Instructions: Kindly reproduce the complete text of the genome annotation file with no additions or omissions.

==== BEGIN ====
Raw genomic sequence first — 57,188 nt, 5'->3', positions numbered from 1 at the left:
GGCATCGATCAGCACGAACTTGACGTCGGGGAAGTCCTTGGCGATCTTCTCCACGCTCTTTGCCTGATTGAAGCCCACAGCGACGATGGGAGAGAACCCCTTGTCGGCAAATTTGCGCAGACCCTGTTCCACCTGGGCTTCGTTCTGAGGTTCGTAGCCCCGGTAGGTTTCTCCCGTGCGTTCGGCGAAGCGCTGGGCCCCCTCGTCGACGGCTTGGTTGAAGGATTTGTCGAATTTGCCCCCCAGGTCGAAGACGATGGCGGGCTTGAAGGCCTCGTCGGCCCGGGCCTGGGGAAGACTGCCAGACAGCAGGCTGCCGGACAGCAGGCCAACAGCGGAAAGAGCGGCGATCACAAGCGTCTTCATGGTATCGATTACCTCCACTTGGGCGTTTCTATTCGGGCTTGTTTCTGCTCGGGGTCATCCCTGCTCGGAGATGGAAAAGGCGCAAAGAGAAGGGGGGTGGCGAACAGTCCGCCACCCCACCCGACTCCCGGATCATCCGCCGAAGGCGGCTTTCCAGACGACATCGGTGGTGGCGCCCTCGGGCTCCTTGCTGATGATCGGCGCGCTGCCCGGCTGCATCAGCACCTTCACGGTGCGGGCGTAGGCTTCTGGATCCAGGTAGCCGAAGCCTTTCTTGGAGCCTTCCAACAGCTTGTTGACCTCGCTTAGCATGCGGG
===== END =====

Raw genomic sequence first — 57,188 nt, 5'->3', positions numbered from 1 at the left:
GGCATCGATCAGCACGAACTTGACGTCGGGGAAGTCCTTGGCGATCTTCTCCACGCTCTTTGCCTGATTGAAGCCCACAGCGACGATGGGAGAGAACCCCTTGTCGGCAAATTTGCGCAGACCCTGTTCCACCTGGGCTTCGTTCTGAGGTTCGTAGCCCCGGTAGGTTTCTCCCGTGCGTTCGGCGAAGCGCTGGGCCCCCTCGTCGACGGCTTGGTTGAAGGATTTGTCGAATTTGCCCCCCAGGTCGAAGACGATGGCGGGCTTGAAGGCCTCGTCGGCCCGGGCCTGGGGAAGACTGCCAGACAGCAGGCTGCCGGACAGCAGGCCAACAGCGGAAAGAGCGGCGATCACAAGCGTCTTCATGGTATCGATTACCTCCACTTGGGCGTTTCTATTCGGGCTTGTTTCTGCTCGGGGTCATCCCTGCTCGGAGATGGAAAAGGCGCAAAGAGAAGGGGGGTGGCGAACAGTCCGCCACCCCACCCGACTCCCGGATCATCCGCCGAAGGCGGCTTTCCAGACGACATCGGTGGTGGCGCCCTCGGGCTCCTTGCTGATGATCGGCGCGCTGCCCGGCTGCATCAGCACCTTCACGGTGCGGGCGTAGGCTTCTGGATCCAGGTAGCCGAAGCCTTTCTTGGAGCCTTCCAACAGCTTGTTGACCTCGCTTAGCATGCGGG